While many Western investors may turn to crypto to speculate on the next big trend, blockchain technology is actually solving "real world problems" in Africa such as hyperinflation and "corruption", they said. leaders at Cointelegraph.
Speaking to Cointelegraph, Chris Maurice, Founder and CEO of Yellow Card - Africa's largest cryptocurrency exchange - said that crypto in Africa is "growing at the speed of light" as it enables many Africans to escape the failures of the traditional financial system and transact more freely.
"Crypto solves real-world problems with banks and currencies on the continent, and it's not the casino you can sometimes look like in the West."
Mauritius said the most common use cases in Africa are making international payments, sending money to friends and family, and “saving money against inflation.”
"Crypto in Africa lives closer than any other part of the world to the technology's original mission," he added.
Kevin Imani, founder and CEO of Sankore 2.0 - a subsidiary of Layer 1 Near Protocol - believes that blockchain-based payments can act as a human rights technology:
“It is important to recognize the human rights protections it offers to people in underdeveloped countries. In many developing countries, hyperinflationary pressure and corruption have left citizens with few options.
“Cryptocurrencies provide a lifeline for these people, providing greater financial inclusion and control over their money,” he added.
According to Statistica, inflation rates in sub-Saharan Africa reached around 14.5% in 2022, marking the region's largest annual change since the 2008 recession.
Imani said the “ability to counter weak national currencies and corruption” and increase financial inclusion makes peer-to-peer crypto transactions a no-brainer for many Africans.
"I personally see Crypto as Africa's next chance, another opportunity to be part of something big, as opposed to the internet revolution of the 2000s when most Africans weren't as exposed as they were. today," added Okoye Kevin Chibuoyim, the founder. and CEO of Nigeria-based crypto education platform GIDA.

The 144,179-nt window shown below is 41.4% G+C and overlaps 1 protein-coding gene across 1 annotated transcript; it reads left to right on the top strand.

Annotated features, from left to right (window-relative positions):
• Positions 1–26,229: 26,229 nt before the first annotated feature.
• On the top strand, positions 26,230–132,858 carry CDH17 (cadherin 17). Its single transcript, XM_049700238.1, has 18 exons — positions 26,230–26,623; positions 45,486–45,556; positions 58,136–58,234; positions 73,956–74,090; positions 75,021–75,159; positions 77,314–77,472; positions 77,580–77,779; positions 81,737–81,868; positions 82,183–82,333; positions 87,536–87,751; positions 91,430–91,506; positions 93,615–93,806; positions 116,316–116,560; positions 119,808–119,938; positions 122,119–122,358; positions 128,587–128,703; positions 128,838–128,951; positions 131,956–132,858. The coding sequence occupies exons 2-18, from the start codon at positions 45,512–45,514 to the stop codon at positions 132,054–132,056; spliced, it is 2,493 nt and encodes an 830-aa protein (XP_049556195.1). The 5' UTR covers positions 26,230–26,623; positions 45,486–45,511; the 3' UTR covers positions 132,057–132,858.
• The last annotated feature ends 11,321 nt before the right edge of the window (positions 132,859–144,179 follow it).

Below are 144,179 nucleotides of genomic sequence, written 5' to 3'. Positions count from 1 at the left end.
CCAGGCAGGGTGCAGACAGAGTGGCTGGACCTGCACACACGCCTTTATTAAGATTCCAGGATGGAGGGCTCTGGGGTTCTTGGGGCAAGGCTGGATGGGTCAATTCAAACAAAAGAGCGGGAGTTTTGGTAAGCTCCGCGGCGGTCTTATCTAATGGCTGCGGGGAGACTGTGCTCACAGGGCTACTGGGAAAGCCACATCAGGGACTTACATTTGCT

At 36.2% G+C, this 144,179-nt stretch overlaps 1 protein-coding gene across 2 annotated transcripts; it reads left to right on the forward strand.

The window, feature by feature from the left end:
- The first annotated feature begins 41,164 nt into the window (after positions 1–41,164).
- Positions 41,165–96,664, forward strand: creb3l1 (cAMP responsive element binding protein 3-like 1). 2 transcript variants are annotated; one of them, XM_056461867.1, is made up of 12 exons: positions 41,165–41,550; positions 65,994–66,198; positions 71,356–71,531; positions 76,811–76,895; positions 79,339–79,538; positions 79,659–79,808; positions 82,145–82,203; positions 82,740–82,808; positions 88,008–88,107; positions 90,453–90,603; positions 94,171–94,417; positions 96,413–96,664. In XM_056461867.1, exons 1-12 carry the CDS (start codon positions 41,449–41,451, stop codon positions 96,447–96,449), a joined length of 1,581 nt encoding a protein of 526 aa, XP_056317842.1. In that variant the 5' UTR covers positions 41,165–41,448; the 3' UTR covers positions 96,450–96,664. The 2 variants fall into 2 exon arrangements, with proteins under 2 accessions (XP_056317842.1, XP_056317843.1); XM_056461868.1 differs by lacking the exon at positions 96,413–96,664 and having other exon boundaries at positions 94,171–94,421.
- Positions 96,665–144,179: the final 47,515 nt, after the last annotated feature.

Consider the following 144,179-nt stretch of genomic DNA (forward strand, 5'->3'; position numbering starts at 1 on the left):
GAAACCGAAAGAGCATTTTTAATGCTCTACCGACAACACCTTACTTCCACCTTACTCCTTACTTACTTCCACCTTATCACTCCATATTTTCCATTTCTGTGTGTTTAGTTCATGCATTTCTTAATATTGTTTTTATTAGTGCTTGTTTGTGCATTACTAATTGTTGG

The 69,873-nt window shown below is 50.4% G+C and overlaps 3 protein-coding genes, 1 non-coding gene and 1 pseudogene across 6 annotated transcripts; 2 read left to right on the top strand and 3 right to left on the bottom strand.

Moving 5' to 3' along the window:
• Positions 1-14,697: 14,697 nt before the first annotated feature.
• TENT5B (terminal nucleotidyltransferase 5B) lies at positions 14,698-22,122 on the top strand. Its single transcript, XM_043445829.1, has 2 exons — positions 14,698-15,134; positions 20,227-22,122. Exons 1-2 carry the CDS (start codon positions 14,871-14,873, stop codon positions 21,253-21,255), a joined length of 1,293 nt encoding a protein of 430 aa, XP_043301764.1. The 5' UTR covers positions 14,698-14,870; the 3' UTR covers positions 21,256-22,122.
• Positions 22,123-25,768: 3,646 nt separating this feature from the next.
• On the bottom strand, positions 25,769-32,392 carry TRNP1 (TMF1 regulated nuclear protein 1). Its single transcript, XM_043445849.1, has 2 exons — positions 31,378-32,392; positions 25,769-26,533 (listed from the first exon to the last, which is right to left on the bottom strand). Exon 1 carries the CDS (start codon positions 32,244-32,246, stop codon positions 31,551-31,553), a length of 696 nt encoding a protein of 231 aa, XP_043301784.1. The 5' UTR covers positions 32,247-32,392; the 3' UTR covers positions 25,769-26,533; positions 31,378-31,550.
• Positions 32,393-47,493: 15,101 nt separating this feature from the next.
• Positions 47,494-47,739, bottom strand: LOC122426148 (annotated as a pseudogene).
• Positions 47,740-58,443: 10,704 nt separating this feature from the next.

“Africans are used to bad governments that are not accountable and transparent, but here blockchain here shows its transparent nature and makes everyone trust the system,” he said.
Related: Africa: The Next Hub for Bitcoin, Crypto Adoption and Venture Capital?
In April, Block - an American digital payments company led by Jack Dorsey - partnered with Yellow Card to facilitate cross-border payments in Africa based on Block's infrastructure.
After the number of cryptocurrency users increased by 2,500% in 2021, the region saw an 11-fold increase in venture capital funding in 2022.
Maurice said Nigerians have embraced cryptocurrency “like no one else” in the region – with a local publication reporting in May that 47% of Nigerians own or transact with crypto daily.
While Mauritius said Botswana had "the greatest legal and regulatory clarity", cryptocurrency would now be illegal in Cameroon, Central African Republic, Gabon, Guyana, Lesotho, Libya and Zimbabwe, according to Investopedia .
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